Life Is Sport

Most of my blogging attempts here at ESI revolve around general comments and statements with a rhetorical question thrown in here and there. This time I truly just need your help! Our family has officially passed the threshold into the “Age of Activities”. Our calendar is coded with each of our child’s activities marked with their favorite color. I’m looking at the calendar now and each day looks like a really pretty rainbow. How did our days become so complicated? At what point does a summer of fun turn into a summer of endless obligations?

Just yesterday my wife had to get a babysitter to watch our youngest two children as she sat at the pool for five hours watching our oldest two swim in the summer’s first swim meet. I brought dinner to the pool and stayed long enough to catch the first two events and then I had to high tail it back to the house to pick up my four year old for his second T-ball game. And don’t get me started on T-ball. You want to talk about herding cats. The first game is just as cute as can be and then the rest are just downright painful! As a coach on my son’s team, my primary function has been to convince 15 kindergartners that first base is “that way” before the season is over.

I know I’m not alone in this as I see all of you doing it too as we exchange our daily pleasantries between shouts of “GO! GO! GO!”. As I’m a rookie in this Age of Activities, I must concede that I’m a little uncomfortable with the pervasive theme of all these activities revolving around sport. I’m a board member for Mid-Missouri Fellowship of Christian Athletes and even I begin to wonder if we are leaving something out of our summers by making sure every night filled with the crack of a bat, a road trip to an away game, one more lap at the pool, etc.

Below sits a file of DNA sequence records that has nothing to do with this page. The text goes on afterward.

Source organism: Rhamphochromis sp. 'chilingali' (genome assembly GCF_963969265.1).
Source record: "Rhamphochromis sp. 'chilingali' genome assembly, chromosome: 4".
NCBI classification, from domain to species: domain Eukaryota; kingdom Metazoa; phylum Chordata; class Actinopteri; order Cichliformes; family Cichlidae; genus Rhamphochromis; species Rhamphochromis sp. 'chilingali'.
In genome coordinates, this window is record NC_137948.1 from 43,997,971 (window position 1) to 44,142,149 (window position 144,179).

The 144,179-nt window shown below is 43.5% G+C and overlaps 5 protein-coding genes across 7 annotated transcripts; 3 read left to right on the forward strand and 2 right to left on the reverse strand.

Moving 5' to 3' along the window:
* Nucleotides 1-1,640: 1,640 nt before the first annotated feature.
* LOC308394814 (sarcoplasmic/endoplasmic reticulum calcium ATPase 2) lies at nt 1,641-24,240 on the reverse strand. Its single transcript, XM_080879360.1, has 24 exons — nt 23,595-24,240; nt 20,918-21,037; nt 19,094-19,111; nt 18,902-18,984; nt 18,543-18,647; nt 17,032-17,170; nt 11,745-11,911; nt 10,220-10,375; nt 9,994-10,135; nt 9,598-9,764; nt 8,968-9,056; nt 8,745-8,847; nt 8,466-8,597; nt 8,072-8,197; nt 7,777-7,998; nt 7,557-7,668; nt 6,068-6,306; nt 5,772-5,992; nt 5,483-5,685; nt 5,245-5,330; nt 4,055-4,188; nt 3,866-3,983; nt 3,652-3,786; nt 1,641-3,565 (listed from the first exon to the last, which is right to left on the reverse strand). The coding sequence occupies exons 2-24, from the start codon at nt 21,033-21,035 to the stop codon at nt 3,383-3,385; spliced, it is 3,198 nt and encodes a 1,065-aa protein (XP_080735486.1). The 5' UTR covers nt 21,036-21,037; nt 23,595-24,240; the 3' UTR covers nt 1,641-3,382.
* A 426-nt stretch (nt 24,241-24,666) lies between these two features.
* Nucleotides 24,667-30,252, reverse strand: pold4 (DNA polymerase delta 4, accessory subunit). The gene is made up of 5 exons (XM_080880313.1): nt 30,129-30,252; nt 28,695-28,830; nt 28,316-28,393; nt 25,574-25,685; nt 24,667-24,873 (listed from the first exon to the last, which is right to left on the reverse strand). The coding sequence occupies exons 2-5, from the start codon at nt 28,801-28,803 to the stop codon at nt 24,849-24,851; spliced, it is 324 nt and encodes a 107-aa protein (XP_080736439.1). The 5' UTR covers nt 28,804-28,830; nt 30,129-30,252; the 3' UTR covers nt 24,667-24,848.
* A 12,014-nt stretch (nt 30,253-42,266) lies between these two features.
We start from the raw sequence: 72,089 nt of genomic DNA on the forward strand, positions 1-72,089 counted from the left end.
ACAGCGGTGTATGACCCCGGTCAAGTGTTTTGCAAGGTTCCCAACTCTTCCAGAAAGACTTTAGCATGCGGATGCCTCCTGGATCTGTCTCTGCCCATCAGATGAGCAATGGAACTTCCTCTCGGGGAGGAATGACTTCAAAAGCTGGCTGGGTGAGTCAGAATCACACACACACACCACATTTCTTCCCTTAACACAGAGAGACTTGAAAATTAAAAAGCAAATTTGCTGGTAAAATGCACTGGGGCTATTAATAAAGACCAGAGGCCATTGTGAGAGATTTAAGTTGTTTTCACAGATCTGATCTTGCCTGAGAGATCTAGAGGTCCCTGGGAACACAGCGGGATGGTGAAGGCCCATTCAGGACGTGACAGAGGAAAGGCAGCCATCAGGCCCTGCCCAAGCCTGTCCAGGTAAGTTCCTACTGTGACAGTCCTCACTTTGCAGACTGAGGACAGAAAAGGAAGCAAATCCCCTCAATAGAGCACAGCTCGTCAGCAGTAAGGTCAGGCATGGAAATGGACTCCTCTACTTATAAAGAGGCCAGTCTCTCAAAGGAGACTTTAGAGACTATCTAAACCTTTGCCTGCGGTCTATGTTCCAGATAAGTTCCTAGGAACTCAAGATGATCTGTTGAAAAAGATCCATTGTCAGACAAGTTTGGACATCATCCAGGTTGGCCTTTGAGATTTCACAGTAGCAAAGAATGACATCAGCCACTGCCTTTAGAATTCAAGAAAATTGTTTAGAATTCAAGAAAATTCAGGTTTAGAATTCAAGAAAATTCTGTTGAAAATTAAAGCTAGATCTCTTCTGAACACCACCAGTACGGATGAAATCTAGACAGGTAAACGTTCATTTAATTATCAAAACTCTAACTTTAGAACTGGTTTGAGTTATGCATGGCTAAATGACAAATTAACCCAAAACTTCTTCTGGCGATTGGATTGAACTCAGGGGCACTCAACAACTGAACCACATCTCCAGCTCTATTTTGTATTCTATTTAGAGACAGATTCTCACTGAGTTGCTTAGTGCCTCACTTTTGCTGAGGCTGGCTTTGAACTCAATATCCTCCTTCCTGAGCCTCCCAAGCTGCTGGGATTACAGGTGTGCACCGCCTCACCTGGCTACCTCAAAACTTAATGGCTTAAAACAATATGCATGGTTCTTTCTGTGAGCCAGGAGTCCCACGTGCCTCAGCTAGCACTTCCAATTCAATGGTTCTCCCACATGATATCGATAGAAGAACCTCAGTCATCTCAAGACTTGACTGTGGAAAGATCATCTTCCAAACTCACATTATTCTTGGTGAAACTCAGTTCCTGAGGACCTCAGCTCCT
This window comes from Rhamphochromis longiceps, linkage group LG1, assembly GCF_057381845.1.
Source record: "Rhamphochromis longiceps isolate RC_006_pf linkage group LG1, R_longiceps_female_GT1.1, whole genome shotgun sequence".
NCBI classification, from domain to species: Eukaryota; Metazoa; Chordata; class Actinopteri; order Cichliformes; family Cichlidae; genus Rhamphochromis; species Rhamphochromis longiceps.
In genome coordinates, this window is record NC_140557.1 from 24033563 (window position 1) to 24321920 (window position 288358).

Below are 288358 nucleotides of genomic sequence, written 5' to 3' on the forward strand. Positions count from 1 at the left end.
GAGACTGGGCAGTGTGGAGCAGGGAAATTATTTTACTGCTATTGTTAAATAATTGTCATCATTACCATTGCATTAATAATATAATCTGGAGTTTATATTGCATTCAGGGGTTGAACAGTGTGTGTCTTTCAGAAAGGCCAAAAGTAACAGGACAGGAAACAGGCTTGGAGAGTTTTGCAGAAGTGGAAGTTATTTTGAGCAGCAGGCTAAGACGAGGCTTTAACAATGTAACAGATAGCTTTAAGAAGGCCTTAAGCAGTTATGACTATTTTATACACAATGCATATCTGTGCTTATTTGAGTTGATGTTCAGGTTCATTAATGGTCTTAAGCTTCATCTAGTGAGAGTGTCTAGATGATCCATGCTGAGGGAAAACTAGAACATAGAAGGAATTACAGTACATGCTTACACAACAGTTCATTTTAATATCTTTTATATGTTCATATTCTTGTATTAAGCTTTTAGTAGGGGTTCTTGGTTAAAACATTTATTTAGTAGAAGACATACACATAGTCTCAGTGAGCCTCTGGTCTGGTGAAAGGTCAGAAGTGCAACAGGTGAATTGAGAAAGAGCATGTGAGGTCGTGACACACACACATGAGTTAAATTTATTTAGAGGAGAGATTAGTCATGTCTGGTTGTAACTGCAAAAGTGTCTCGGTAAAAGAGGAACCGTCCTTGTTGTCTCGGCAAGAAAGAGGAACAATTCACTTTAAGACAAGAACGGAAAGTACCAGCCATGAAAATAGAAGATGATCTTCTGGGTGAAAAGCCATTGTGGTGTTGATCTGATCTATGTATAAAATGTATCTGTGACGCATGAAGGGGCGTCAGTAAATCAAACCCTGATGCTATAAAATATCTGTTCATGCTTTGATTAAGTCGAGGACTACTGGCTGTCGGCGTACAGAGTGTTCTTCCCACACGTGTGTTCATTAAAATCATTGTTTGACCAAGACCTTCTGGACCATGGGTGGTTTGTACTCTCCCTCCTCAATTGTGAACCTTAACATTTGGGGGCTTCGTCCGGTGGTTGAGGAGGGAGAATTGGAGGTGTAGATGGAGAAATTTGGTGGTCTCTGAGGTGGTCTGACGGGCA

You can for sure trust I am a fan of sport. There are incredible life lessons, and biblical applications, that can be learned from sports when it’s done right. My concern is not regarding sport itself. I’m just concerned we aren’t doing “it” right. When I try to filter my own tendencies to emphasize sports in my children, I am convicted with how much I make “it” about them. When I compare that tendency with the truth of the gospel, I begin to realize how egocentric self confidence (the universally accepted benefit of sports) is diametrically opposed to the truth of the gospel.

In my own life, I have found I’m most in touch with the mercy and grace of God when I submit that it is in fact truly NOT about me. I’ve also noticed an interesting applicable phenomenon in my four children. There are so many differences in my kids that I sometimes wonder how they come from the same gene pool. One difference carries a very intriguing pattern. If you assess my kids from eldest to youngest, I think you will recognize a diminishing emphasis on self as you work your way down. And, no, I really don’t think we just became better parents with all our practice! I really think, by sheer necessity, our younger children recognize quickly that the world doesn’t revolve around them. They seem to adjust to the fact that they are more like a cog in the wheel instead of the axle.

So, here is my conflict. How do we, as parents, support a gospel driven attitude in sports? I think it goes beyond simply reminding them there is no “i” in team. We need to somehow realign sport as a means to foster humility. That may mean it is more important that they learn how to lose than it is to win. Maybe they need to learn that sport is a way they can serve others through encouragement. It seems to me character should be emphasized more than confidence. I don’t think I’ve got it figured out quite yet, but I know I will have plenty of time this summer at the pool and in the outfield to work on it.

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